SAN FRANCISCO MAGAZINE -- But which of these three has the best chance at winning? “Given the racial and ideological dynamics, Mark Leno is the front runner,” says Jason McDaniel, professor of Political Science at San Francisco State University. He compares June’s election to the one in 2003 in which Green Party member Matt Gonzalez lost a ”very, very close” race to Gavin Newsom, then the president of the board of supervisors. (Coincidentally, Alioto ran in that race, too.)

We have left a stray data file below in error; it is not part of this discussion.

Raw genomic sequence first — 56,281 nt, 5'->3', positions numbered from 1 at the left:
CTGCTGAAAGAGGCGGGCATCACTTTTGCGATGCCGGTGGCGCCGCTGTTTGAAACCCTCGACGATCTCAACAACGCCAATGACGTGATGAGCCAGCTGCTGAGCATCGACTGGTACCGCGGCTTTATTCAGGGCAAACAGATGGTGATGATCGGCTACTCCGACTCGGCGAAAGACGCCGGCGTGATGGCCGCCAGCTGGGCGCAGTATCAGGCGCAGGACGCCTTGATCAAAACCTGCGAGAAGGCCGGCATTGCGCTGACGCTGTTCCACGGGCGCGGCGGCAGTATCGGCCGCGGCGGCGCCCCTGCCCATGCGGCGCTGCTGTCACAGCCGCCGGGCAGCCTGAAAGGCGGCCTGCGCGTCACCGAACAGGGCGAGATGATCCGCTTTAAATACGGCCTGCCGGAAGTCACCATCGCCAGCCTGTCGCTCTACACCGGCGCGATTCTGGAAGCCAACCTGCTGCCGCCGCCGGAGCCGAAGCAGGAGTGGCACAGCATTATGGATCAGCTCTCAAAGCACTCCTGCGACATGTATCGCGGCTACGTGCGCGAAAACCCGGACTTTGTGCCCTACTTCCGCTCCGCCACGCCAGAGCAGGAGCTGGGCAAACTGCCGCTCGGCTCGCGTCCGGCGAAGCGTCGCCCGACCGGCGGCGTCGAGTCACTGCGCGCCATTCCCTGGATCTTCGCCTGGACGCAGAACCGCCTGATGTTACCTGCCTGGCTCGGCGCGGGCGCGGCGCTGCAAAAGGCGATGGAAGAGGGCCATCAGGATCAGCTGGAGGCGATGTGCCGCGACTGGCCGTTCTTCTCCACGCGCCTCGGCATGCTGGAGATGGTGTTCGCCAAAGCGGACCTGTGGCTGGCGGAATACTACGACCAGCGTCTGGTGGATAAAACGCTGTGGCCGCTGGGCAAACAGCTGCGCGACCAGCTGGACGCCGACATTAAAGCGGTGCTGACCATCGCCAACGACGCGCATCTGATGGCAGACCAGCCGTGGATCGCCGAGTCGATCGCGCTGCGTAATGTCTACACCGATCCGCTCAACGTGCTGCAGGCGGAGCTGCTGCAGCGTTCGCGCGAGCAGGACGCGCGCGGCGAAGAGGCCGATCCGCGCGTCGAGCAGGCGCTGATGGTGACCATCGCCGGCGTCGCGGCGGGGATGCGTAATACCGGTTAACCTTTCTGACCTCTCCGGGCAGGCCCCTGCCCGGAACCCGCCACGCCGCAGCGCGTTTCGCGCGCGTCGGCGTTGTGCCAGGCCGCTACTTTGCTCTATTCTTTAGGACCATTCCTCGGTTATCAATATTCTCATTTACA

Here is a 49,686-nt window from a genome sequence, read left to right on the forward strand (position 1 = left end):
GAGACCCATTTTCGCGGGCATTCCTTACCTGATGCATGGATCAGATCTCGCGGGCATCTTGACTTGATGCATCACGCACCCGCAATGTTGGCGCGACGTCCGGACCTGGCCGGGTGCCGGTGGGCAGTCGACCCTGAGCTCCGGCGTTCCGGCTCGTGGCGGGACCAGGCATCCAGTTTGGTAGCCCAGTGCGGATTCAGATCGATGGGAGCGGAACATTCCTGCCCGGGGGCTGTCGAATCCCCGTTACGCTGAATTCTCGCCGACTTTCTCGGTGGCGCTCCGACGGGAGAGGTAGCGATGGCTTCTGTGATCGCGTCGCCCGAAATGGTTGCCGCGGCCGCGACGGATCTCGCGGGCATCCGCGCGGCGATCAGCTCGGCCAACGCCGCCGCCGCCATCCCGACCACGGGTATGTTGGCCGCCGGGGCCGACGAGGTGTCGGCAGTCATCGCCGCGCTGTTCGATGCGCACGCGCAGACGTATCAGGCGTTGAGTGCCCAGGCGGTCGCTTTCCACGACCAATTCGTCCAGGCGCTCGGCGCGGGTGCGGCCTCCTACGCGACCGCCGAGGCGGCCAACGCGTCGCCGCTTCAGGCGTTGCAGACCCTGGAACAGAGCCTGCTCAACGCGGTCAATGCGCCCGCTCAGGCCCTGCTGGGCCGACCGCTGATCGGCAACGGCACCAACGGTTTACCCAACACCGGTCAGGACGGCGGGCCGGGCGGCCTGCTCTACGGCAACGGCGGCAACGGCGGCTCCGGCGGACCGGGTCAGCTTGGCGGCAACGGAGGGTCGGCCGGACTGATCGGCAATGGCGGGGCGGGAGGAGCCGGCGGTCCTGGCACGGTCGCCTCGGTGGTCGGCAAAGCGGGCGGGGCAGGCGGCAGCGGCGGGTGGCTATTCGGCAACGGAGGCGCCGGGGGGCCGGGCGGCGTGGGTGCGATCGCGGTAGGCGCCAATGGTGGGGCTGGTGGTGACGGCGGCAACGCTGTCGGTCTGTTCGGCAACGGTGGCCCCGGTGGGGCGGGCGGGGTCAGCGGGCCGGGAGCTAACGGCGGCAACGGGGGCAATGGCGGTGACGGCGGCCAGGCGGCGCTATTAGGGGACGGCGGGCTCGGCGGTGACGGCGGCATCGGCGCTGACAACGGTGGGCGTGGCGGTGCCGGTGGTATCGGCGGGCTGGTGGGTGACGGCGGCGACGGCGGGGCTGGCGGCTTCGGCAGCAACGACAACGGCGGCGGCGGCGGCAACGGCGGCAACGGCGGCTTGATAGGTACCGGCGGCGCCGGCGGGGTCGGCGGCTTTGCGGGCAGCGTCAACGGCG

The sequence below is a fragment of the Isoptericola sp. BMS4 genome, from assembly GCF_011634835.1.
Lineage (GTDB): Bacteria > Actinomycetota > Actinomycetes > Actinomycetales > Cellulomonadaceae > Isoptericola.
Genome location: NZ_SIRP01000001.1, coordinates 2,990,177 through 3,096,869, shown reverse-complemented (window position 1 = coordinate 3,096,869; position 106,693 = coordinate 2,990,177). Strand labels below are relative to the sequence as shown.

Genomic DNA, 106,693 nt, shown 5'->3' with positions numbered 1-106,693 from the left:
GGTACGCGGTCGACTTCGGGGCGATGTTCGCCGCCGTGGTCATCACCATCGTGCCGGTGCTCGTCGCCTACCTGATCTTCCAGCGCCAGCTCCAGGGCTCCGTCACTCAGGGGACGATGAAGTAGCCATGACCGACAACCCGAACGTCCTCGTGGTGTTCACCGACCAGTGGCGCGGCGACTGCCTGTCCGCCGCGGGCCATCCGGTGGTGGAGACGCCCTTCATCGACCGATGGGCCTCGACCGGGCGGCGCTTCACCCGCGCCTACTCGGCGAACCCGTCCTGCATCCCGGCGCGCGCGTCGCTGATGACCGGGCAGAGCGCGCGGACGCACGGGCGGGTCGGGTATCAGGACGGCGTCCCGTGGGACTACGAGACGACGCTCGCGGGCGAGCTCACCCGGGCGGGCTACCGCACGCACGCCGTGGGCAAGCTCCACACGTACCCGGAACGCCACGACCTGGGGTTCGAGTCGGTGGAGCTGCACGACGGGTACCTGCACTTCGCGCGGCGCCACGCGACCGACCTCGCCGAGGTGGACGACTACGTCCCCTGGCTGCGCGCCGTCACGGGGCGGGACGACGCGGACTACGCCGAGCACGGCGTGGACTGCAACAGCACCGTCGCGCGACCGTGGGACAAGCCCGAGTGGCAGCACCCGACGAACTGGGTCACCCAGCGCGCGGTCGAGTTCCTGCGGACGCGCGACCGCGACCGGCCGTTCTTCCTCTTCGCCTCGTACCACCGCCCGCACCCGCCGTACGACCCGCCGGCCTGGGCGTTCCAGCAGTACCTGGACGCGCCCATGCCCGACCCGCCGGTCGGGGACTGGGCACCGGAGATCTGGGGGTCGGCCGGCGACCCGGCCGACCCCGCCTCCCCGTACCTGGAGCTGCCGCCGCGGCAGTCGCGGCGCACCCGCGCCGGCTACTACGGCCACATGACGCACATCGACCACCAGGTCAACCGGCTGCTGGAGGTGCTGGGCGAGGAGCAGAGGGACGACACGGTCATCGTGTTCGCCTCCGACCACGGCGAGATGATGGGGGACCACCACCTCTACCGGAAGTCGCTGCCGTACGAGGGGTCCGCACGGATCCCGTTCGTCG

Rich DeLeon, an emeritus professor of Political Science at San Francisco State University, thinks the ranked-choice voting system may have a significant impact on the results.
Barring the emergence of some kind of local 'wave'-instigating issue,” he said, “voters will likely be all over the map responding to cross-pressuring appeals to their interests, identities, and ideologies; which makes me think this mayoral election, especially, will be made to order for ranked-choice voting.”